Navigating the Imposter Syndrome as a Junior Developer

Throughout my short time as a software developer, I have been faced with challenges that I suspected were unique to my experience. I had a pretty traditional start to my development career; I enrolled in a large state school for software engineering, joined various coding and technical clubs, and earned multiple co-ops to complement what I was learning in the classroom. I was offered a developer co-op position with Gaslight the summer after my sophomore year of college, and will continue in this role until I start full time after graduation. Immediately upon starting my first co-op, I felt like I was out of place and questioned my career path. Having been in my role for almost two years at Gaslight, I’ve learned that this is not an uncommon feeling amongst new or seasoned developers.

This feeling is termed the “imposter syndrome.” It is the mind’s way of tricking you into thinking that your accomplishments are invalid, that you aren’t meant to be pursuing what you are doing, and that you will be exposed as a fraud within your line of work. While we each deal with adversity in various ways, I’ve compiled a list to help you navigate your feelings with the imposter syndrome.

Tips for navigating imposter syndrome:

  • Remember that everybody starts somewhere. Even experts and those you look up to were once in your shoes. Each of them experienced what you are feeling. Each of them made countless mistakes, learned through experience, and grew as a developer. You will too.
  • Don’t be afraid to admit what you don’t know. Ask the “obvious” questions. Don’t hesitate to ask questions when you feel like you should know the answer, or when everybody else around you understands what you are struggling with. Laugh at your mistakes, and don’t blame yourself for not knowing. Your peers care about you and will help you navigate what you don’t understand.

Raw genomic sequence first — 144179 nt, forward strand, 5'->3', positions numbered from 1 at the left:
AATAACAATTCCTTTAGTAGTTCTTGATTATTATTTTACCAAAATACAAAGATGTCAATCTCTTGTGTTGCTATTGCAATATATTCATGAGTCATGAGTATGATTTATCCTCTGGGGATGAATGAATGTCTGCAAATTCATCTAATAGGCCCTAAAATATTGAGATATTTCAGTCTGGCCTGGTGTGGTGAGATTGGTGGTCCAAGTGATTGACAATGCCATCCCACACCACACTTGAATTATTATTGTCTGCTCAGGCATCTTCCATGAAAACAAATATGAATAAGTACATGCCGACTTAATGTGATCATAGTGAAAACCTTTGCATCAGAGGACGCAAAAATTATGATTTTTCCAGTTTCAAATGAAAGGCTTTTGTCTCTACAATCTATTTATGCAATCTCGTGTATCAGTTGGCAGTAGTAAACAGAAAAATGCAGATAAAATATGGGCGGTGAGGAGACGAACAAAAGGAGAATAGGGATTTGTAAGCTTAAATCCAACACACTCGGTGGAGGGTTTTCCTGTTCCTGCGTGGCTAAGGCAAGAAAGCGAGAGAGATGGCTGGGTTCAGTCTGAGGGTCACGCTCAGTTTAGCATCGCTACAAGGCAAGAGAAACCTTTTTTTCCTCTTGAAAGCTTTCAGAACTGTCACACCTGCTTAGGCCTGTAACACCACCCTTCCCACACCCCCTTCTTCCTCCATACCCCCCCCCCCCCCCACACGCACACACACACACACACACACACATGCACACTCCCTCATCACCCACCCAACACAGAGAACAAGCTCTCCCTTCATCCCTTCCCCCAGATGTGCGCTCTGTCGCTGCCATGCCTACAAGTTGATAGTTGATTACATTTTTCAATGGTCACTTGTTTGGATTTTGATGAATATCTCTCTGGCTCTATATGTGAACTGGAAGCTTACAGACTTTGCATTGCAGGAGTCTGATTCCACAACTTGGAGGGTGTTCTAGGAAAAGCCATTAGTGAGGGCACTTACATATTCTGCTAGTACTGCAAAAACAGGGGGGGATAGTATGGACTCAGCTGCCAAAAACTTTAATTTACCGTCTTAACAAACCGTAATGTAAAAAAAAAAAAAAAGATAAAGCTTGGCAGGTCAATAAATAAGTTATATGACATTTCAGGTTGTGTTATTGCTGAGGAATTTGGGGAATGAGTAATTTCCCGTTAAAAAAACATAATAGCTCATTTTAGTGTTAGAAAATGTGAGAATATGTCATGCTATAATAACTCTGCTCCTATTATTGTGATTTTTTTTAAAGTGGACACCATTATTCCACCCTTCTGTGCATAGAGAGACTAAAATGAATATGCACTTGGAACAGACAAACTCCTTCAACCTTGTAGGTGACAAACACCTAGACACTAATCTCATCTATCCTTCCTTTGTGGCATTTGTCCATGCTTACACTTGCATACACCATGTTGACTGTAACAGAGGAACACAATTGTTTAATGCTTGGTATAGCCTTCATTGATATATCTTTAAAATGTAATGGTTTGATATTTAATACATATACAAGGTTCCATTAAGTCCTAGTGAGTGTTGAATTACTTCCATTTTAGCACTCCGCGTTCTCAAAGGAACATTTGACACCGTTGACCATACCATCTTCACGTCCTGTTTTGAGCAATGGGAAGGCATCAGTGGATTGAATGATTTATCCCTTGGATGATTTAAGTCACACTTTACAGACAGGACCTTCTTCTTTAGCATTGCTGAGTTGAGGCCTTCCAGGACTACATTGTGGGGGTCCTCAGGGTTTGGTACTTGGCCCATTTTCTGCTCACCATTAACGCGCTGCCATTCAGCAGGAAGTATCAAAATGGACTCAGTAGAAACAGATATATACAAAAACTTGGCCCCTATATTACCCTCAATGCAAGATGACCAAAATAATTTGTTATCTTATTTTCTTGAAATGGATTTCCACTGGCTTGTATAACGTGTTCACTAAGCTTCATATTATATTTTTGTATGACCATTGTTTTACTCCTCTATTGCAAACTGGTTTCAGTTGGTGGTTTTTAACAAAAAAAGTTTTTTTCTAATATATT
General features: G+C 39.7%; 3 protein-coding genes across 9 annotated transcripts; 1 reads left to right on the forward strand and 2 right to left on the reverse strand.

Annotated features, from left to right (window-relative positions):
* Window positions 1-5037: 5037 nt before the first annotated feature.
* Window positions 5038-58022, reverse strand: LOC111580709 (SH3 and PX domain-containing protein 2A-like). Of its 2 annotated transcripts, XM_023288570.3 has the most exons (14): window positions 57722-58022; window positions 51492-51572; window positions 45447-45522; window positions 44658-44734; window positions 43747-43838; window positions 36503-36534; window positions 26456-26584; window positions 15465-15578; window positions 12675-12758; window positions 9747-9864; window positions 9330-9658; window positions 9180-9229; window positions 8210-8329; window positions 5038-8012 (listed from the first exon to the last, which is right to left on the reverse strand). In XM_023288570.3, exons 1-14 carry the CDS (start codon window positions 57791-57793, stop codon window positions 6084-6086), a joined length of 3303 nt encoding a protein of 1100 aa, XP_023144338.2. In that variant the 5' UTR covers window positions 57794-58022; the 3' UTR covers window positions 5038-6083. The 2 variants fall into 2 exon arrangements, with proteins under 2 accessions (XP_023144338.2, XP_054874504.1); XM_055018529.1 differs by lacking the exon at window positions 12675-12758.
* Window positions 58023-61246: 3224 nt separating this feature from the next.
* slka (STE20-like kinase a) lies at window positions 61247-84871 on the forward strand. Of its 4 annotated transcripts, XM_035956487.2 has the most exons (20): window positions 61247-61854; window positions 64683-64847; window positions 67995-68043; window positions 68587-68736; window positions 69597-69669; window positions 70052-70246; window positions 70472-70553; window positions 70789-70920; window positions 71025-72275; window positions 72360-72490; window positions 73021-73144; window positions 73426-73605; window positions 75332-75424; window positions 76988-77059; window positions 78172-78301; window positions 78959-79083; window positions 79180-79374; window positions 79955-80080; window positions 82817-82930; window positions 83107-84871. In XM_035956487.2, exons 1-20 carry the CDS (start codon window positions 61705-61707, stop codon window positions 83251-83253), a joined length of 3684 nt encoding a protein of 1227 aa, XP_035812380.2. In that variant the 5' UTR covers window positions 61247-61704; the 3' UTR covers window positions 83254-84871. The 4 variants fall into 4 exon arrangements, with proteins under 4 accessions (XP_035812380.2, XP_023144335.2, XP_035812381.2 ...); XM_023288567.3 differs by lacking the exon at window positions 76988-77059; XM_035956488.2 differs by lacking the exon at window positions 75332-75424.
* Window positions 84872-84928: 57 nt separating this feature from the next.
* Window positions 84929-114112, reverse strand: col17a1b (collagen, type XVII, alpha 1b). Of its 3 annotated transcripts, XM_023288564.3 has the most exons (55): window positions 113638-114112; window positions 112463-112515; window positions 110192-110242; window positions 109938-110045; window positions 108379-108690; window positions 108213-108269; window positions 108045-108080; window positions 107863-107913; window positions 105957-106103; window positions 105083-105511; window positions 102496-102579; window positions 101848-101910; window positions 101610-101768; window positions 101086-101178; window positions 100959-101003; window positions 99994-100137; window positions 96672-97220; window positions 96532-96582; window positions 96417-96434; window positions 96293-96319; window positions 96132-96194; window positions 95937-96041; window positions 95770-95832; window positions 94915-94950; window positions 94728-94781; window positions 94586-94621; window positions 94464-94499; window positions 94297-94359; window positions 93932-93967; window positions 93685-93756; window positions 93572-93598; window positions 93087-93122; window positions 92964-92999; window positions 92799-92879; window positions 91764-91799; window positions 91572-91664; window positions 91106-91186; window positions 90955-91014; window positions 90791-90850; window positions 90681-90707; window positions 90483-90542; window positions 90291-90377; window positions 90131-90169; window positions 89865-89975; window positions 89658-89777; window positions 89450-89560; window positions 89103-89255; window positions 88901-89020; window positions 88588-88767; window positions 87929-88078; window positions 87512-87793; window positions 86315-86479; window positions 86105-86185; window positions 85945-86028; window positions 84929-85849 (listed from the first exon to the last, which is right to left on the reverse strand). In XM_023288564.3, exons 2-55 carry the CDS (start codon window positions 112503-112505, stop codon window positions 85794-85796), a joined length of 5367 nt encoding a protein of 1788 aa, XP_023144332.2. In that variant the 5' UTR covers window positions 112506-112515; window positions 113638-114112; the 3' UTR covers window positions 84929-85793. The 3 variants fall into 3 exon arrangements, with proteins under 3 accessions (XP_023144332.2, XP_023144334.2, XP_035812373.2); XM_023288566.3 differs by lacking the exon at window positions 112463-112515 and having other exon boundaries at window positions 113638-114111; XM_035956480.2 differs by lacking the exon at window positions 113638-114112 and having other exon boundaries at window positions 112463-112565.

• Take advantage of pair programming, if it is an option for you. You and your pair can bounce ideas off of each other in order to gain a shared understanding. They are likely eager to teach you what they know and watch your growth. It will also add to your confidence when you are able to teach them something new.
  • Keep a notebook to track your problems and solutions. When you solve a tough problem or learn something new, keep a log of the thing that gave you a hard time, the way you approached solving the problem, any links to websites that helped you understand, and how you implemented a solution.
  • Reiterate what you do understand. Talk yourself through the issue. Say what you understand and don’t understand about the problem. Take a step back and think about approaches you used the last time you were stuck on a tough problem. You just might make the connection on your own.

After implementing these tips in your daily development practices, you should be sure to celebrate your victories and remember where you started. Even if you are the least experienced person in the room, you have something to celebrate. Remember the first time you sat down to write some code. You know vastly more at this moment than you did during that first programming session. Celebrate and be proud of your growth, and understand that your entire career gives you the opportunity to learn and do something new each day.

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